It is necessary for Muslim countries to cooperate in order to counter pressures by big powers, Rouhani said on Wednesday during a meeting with Malaysian Prime Minister Mahathir bin Mohamad in Kuala Lumpur.
“Many problems facing Muslims are due to the interference of the US, including the sanctions against Iran,” he added.
Rouhani, who is in Malaysia to attend the Kuala Lumpur Summit, criticized the US for imposing “unilateral and cruel sanctions” on Iran, saying Washington left the 2015 nuclear deal between the Islamic Republic and major world powers without any justification and placed bans against Tehran despite UN Security Council Resolution 2231, which endorses the nuclear agreement, known as the Joint Comprehensive Plan of Action (JCPOA).
Stressing that sanctions will fail to dent Iran’s determination to boost ties with other countries, Rouhani underlined the need for Tehran and Kuala Lumpur to shore up ties in different sectors, including science, technology, energy, industry, tourism, information technology and medicine.
He expressed hope that the Kuala Lumpur Summit, which brings together leaders of Indonesia, Pakistan, Turkey, and Qatar as well as 450 Muslim intellectuals from around the world, would come up with solutions to challengers facing Muslim countries, particularly Middle Eastern states.
The Malaysian prime minister, for his part, called for expansion of ties with Iran in all sectors, expressing his country’s strong determination to increase trade ties with Tehran.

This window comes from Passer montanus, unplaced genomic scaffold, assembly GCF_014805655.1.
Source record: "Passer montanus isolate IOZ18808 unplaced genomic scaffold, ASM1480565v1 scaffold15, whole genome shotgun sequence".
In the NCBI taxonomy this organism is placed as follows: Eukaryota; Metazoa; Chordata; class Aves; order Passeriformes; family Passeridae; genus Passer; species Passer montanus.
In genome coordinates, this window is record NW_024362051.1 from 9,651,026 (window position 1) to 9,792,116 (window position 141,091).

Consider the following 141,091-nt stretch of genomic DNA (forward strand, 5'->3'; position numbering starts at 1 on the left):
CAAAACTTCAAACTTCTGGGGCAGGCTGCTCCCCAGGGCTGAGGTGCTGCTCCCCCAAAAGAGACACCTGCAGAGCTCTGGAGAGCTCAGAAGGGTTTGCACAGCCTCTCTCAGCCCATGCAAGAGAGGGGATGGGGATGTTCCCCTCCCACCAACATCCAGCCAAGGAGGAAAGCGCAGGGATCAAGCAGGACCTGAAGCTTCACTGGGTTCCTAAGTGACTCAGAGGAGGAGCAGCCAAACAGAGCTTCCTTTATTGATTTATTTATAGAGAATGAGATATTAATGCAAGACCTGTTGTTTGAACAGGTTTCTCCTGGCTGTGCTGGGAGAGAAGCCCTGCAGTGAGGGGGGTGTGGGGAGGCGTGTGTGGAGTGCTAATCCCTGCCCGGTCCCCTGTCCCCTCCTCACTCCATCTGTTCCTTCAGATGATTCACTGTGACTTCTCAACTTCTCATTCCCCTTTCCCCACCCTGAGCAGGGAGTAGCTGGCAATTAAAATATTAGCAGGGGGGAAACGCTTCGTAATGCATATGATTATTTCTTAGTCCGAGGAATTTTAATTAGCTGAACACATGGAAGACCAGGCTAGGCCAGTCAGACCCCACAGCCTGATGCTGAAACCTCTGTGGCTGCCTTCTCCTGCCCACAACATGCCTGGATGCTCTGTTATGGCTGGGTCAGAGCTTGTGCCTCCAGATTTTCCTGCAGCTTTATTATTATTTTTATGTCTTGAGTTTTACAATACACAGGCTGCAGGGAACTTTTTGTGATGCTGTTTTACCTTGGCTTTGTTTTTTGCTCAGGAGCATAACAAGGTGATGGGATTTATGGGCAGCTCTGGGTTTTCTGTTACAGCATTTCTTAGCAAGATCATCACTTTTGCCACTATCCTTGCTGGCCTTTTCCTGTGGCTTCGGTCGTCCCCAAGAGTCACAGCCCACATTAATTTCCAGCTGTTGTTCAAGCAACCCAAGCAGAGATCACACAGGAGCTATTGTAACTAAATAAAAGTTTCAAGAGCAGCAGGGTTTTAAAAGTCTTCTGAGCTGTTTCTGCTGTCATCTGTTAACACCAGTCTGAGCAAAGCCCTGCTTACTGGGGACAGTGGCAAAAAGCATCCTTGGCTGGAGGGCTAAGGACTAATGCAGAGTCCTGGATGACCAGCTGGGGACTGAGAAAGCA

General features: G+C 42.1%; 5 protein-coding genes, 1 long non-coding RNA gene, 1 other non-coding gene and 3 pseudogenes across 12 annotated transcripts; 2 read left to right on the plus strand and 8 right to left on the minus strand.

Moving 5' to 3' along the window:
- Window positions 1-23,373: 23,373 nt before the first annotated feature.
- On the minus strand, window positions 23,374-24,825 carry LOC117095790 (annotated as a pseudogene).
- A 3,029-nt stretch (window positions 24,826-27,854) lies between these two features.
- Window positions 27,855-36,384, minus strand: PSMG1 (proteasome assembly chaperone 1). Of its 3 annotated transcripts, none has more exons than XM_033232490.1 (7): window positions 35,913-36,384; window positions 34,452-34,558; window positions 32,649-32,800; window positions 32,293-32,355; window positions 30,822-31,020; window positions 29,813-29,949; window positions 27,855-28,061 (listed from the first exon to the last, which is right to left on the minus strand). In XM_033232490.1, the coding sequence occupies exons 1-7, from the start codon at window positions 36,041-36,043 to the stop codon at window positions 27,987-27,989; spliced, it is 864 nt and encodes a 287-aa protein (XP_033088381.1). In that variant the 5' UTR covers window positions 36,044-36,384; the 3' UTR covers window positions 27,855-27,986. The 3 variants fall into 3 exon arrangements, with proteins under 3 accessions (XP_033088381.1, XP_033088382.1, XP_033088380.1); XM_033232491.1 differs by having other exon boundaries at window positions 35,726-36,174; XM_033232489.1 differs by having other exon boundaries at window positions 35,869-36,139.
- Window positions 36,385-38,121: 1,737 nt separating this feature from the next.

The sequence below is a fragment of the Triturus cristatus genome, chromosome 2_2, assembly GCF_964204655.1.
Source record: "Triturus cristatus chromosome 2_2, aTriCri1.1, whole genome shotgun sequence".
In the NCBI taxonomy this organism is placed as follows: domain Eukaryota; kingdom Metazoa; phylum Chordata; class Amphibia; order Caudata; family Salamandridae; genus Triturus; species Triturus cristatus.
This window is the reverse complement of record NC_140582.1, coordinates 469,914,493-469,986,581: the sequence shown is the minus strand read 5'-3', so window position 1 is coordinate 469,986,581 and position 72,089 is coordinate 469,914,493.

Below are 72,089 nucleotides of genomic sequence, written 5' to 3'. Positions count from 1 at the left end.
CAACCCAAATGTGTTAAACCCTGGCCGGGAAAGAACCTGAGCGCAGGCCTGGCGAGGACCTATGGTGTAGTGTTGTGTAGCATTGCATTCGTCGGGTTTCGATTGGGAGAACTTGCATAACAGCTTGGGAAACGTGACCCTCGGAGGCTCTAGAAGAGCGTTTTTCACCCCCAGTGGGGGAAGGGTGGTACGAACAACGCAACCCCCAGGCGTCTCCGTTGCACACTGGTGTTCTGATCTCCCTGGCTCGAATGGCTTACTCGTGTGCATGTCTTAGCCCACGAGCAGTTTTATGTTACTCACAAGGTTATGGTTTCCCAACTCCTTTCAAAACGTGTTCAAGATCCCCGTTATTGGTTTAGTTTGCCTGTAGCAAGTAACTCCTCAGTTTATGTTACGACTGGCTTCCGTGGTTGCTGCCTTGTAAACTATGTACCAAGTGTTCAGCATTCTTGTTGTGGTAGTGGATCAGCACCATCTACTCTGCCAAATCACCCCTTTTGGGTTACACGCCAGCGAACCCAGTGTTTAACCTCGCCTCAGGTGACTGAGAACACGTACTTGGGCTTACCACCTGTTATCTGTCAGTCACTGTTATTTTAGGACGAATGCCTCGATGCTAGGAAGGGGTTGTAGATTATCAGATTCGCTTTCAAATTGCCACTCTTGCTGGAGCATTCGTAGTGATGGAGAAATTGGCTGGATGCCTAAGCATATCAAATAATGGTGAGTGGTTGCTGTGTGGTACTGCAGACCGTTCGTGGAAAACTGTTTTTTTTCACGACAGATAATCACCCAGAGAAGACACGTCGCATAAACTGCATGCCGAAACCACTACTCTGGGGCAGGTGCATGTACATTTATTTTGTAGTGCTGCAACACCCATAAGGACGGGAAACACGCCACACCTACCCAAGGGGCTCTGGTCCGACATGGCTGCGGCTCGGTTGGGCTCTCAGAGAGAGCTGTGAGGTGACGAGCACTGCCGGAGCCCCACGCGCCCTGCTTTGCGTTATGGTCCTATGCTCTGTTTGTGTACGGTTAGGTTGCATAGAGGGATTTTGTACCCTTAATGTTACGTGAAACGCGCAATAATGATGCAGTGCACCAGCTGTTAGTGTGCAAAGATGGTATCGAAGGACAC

He said that sanctions have affected trade ties between the two countries but said his country was thriving to re-boost trade cooperation with Iran.
“We will continue our trade and economic ties with Iran,” he said.
He also rejected the “illegal sanctions” against Iran as a contravention of UN regulations, but expressed optimism that Tehran will surmount the pressures of the US and Europe.
He said the Kuala Lumpur Summit provided an opportunity for Muslim countries to share their experiences.
In May 2018, US President Donald Trump unilaterally pulled his country out of the JCPOA signed between Iran and major world powers in 2015, in defiance of global criticism, and later re-imposed the sanctions that had been lifted against Tehran as part of the agreement.
In response, Iran has so far rowed back on its nuclear commitments four times in compliance with Articles 26 and 36 of the JCPOA, but stressed that its retaliatory measures will be reversible as soon as the European signatories — France, Britain and Germany — find practical ways to shield mutual trade from the US sanctions.
Last Wednesday, Rouhani, speaking at a weekly cabinet session in Tehran, said his administration is determined to surmount the sanctions against the country through different means but will not compromise its red lines.
“We should either bypass the sanctions or compel the enemy to repent, and the administration is determined to frustrate this plot (sanctions) both through boosting domestic production and other different means like negotiations,” Rouhani said. “But in doing so, the administration will act in line with the establishment’s red lines and will not cross them.”
Separately on Wednesday, Rouhani met and held talks with Malaysian King Abdullah of Pahang, during which the two sides called for further promotion of ties in different sectors, especially economic and cultural cooperation.
Rouhani told the Malaysian King that the key to settling woes facing Muslims were solidarity and cooperation.
He added that Palestine, interference of big powers in the domestic affairs of Muslims countries and the need for promotion of scientific and economic progress were among the most important issues that needed to be addressed.
The Malaysian King also welcomed the Iranian president’s participation in theKuala Lumpur Summit, expressing hope that the event will yield fruitful results.